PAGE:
Article  CAS  Google Scholar 

  15. Rasmussen, E.B. & Lis, J.T. Short transcripts of the ternary complex provide insight into RNA polymerase II elongational pausing. J. Mol. Biol. 252, 522–535 (1995).

    Article  CAS  Google Scholar 

  16. Rougvie, A.E. & Lis, J.T. The RNA polymerase II molecule at the 5′ end of the uninduced hsp70 gene of D. melanogaster is transcriptionally engaged. Cell 54, 795–804 (1988).

    Article  CAS  Google Scholar 

  17. Aiyar, S.E. et al. Attenuation of estrogen receptor alpha-mediated transcription through estrogen-stimulated recruitment of a negative elongation factor. Genes Dev. 18, 2134–2146 (2004).

    Article  CAS  Google Scholar 

  18. Fujinaga, K. et al. The ability of positive transcription elongation factor B to transactivate human immunodeficiency virus transcription depends on a functional kinase domain, cyclin T1, and Tat. J. Virol. 72, 7154–7159 (1998).

    CAS  PubMed  PubMed Central  Google Scholar 

  19. Raschke, E.E., Albert, T. & Eick, D. Transcriptional regulation of the Ig kappa gene by promoter-proximal pausing of RNA polymerase II. J. Immunol. 163, 4375–4382 (1999).

    CAS  PubMed  Google Scholar 

  20. Adelman, K. et al. Efficient release from promoter-proximal stall sites requires transcript cleavage factor TFIIS. Mol. Cell 17, 103–112 (2005).

    Article  CAS  Google Scholar 

  21. Boehm, A.K., Saunders, A., Werner, J. & Lis, J.T. Transcription factor and polymerase recruitment, modification, and movement on dhsp70 in vivo in the minutes following heat shock. Mol. Cell. Biol. 23, 7628–7637 (2003).

    Article  CAS  Google Scholar 

  22. Pokholok, D.K. et al. Genome-wide map of nucleosome acetylation and methylation in yeast. Cell 122, 517–527 (2005).

    Article  CAS  Google Scholar 

  23. Qi, Y. et al. High-resolution computational models of genome binding events. Nat. Biotechnol. 24, 963–970 (2006).

    Article  CAS  Google Scholar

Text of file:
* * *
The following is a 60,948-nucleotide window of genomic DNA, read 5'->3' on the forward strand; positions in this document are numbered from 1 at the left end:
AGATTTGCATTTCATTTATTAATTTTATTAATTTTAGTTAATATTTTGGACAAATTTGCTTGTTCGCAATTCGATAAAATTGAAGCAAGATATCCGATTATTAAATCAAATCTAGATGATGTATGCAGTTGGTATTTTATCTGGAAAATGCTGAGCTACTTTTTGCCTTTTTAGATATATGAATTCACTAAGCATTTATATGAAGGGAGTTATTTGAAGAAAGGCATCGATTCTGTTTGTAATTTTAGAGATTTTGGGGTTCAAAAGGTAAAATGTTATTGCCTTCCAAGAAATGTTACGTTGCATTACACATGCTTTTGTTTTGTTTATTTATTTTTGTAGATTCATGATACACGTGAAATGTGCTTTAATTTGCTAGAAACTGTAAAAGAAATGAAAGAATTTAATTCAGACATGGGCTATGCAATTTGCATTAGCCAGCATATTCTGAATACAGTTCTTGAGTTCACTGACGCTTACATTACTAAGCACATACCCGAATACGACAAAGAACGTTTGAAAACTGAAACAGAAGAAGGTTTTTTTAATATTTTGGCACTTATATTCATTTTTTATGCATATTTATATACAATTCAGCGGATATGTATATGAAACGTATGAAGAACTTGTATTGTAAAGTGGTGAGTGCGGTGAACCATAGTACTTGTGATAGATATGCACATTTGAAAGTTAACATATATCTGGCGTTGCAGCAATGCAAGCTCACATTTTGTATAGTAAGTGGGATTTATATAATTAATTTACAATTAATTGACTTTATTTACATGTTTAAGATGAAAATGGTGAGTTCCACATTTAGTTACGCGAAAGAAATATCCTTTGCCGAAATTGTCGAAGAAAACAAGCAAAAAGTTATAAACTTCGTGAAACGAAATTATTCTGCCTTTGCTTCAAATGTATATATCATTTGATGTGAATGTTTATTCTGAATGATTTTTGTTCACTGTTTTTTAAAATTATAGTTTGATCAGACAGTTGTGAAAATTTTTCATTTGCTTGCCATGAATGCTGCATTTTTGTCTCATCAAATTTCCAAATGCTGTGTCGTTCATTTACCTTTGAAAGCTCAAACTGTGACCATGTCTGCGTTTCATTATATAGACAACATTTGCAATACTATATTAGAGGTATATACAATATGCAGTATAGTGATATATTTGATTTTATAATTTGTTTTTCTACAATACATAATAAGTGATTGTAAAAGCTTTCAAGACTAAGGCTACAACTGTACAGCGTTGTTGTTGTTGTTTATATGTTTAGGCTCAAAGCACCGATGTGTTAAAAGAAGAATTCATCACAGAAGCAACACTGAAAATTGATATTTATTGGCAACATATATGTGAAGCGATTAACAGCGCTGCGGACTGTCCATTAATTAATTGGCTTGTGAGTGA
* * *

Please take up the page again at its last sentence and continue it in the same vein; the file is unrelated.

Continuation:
24. Kim, T.H. et al. A high-resolution map of active promoters in the human genome. Nature 436, 876–880 (2005).

    Article  CAS  Google Scholar 

  25. Lee, T.I. et al. Control of developmental regulators by Polycomb in human embryonic stem cells. Cell 125, 301–313 (2006).

    Article  CAS  Google Scholar 

  26. Wu, C.H. et al. NELF and DSIF cause promoter proximal pausing on the hsp70 promoter in Drosophila. Genes Dev. 17, 1402–1414 (2003).

    Article  CAS  Google Scholar 

  27. Narita, T. et al. Human transcription elongation factor NELF: identification of novel subunits and reconstitution of the functionally active complex. Mol. Cell. Biol. 23, 1863–1873 (2003).

    Article  CAS  Google Scholar 

  28. Yamaguchi, Y., Inukai, N., Narita, T., Wada, T. & Handa, H. Evidence that negative elongation factor represses transcription elongation through binding to a DRB sensitivity-inducing factor/RNA polymerase II complex and RNA. Mol. Cell. Biol. 22, 2918–2927 (2002).

    Article  CAS  Google Scholar 

  29. Wang, X., Lee, C., Gilmour, D.S. & Gergen, J.P. Transcription elongation controls cell fate specification in the Drosophila embryo. Genes Dev. 21, 1031–1036 (2007).

    Article  CAS  Google Scholar 

  30. Lee, C.Y. et al. Genome-wide analyses of steroid- and radiation-triggered programmed cell death in Drosophila. Curr. Biol. 13, 350–357 (2003).

    Article  CAS  Google Scholar 

Download references


The authors acknowledge T. Kunkel, M. Resnick, G. dos Santos and P. Wade for critical reading of this manuscript. We also thank R. Young for providing support in the microarray analysis of ChIP-chip data and for helpful suggestions on this work. We thank D. Gilmour for the gift of the NELF-E antibody and for advice on permanganate mapping. This research was supported by the Intramural Research Program of the US National Institutes of Health, National Institute of Environmental Health Sciences.

Author information

Authors and Affiliations



K.A. and G.W.M. designed the experiments and prepared the manuscript. G.W.M., D.A.G. and S.N. carried out the experiments. S.F.G. conducted the hybridization of DNA and expression arrays. J.Z. designed the DNA arrays and analyzed the bound regions in ChIP-chip data. R.S., J.S.P. and K.A. carried out further data analysis.

Corresponding author

Correspondence to Karen Adelman.

Supplementary information

Supplementary Text and Figures

Supplementary Methods, Supplementary Figures 1–8 (PDF 2298 kb)

Supplementary Table 1

Supplementary Table 1 (XLS 1214 kb)

Supplementary Table 2

Supplementary Table 2 (XLS 108 kb)

Supplementary Table 3

Supplementary Table 3 (XLS 36 kb)

Rights and permissions

Reprints and Permissions

About this article

Cite this article

Muse, G., Gilchrist, D., Nechaev, S. et al. RNA polymerase is poised for activation across the genome. Nat Genet 39, 1507–1511 (2007).

Download citation

  • Received:

  • Accepted:

  • Published:

  • Issue Date:

  • DOI:

This article is cited by


Quick links

Nature Briefing

Sign up for the Nature Briefing newsletter — what matters in science, free to your inbox daily.

Get the most important science stories of the day, free in your inbox. Sign up for Nature Briefing